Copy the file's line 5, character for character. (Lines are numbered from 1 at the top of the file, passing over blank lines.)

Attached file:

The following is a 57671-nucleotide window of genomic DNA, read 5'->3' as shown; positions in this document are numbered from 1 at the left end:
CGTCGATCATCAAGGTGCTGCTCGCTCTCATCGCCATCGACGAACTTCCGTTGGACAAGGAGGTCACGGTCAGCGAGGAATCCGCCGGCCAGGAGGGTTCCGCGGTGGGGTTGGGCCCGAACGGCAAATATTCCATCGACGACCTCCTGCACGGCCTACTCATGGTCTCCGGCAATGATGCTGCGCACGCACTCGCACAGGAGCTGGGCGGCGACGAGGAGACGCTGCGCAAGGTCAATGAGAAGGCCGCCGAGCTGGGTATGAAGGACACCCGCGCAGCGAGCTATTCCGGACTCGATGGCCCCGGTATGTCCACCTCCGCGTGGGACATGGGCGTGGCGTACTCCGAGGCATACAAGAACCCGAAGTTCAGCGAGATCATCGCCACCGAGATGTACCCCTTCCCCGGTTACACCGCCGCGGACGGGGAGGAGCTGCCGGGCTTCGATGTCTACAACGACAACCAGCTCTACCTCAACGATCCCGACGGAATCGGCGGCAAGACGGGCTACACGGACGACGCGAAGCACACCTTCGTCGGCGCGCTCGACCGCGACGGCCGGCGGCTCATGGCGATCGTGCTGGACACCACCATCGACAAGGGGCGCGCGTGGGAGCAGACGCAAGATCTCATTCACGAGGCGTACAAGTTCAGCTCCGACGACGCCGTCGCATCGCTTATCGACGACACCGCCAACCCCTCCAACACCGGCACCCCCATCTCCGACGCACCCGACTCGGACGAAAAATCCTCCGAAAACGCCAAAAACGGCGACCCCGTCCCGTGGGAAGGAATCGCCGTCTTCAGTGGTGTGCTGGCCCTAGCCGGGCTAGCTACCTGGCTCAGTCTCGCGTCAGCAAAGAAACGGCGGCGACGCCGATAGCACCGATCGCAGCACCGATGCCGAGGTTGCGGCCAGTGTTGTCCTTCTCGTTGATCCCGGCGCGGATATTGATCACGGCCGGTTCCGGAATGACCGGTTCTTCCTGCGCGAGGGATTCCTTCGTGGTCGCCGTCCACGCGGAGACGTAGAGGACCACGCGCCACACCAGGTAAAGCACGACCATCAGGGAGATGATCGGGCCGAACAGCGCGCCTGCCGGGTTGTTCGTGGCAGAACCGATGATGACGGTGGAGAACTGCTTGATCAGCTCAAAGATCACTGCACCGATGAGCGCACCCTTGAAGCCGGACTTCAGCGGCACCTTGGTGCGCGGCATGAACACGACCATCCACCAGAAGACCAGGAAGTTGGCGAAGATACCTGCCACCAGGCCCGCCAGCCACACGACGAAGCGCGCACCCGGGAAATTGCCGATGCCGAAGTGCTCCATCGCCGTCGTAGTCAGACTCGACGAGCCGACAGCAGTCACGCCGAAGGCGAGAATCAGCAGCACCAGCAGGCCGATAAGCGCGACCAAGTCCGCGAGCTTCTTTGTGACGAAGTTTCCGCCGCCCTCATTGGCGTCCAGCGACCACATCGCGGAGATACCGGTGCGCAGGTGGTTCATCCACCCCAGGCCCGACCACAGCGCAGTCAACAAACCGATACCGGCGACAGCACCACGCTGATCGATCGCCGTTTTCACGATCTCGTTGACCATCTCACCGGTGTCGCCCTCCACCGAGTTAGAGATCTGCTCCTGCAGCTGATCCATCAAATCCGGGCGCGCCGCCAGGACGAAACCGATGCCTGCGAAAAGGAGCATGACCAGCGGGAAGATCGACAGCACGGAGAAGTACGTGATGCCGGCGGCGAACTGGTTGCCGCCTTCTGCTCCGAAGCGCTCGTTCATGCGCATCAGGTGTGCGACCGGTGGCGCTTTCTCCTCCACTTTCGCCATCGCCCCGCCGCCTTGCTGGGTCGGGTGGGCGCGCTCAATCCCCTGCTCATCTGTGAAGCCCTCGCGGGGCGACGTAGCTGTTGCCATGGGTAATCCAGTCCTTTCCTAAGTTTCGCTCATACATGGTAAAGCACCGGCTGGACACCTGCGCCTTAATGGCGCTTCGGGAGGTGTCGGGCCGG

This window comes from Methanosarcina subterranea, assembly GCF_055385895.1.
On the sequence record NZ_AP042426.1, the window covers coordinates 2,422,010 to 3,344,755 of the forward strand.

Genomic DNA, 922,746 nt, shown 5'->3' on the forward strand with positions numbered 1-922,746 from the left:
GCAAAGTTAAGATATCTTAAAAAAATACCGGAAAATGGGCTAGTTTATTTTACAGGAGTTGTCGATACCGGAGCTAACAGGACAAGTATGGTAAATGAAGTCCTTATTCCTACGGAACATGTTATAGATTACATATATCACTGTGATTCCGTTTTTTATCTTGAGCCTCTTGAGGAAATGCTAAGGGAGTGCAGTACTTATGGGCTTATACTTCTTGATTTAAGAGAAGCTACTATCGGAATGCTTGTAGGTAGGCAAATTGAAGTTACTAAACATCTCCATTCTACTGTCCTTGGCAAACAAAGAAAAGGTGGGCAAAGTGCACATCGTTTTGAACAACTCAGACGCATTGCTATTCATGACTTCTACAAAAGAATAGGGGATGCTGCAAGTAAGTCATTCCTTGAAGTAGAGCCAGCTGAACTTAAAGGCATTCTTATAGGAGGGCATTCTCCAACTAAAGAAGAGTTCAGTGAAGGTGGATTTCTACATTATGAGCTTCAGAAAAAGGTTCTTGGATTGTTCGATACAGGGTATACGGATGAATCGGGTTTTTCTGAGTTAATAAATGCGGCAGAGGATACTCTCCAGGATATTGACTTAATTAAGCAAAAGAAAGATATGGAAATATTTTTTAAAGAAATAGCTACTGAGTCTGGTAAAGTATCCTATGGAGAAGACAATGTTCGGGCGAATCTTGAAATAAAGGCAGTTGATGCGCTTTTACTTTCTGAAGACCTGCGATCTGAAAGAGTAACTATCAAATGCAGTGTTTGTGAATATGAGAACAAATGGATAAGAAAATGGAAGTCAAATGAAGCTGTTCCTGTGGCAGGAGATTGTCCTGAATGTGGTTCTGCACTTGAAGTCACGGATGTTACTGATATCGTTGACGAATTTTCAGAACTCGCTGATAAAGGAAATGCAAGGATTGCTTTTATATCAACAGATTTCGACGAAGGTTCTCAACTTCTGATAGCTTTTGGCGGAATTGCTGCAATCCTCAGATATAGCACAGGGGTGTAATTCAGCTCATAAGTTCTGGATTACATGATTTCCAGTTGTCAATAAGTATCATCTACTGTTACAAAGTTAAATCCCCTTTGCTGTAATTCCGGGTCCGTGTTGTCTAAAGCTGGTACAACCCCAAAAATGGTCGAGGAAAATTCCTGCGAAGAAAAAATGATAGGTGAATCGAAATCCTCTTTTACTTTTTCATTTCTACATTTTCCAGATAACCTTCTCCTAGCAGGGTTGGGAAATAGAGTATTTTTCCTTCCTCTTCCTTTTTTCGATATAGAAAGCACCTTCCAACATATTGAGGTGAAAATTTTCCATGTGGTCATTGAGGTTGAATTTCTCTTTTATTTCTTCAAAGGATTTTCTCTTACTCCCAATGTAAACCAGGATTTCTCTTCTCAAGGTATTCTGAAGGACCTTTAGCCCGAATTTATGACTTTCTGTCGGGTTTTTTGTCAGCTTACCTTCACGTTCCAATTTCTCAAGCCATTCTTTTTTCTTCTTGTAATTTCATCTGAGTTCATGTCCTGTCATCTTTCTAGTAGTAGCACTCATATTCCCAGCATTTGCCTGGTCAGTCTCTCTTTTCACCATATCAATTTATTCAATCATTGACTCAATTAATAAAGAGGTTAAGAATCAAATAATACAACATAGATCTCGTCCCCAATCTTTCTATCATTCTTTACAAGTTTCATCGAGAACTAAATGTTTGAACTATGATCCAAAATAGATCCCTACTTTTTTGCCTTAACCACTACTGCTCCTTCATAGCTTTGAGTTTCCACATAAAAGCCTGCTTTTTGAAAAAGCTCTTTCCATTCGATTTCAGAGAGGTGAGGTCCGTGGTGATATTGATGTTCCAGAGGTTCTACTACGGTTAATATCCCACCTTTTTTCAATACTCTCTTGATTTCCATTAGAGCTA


Genomic DNA, 922,746 nt, shown 5'->3' on the forward strand with positions numbered 1-922,746 from the left: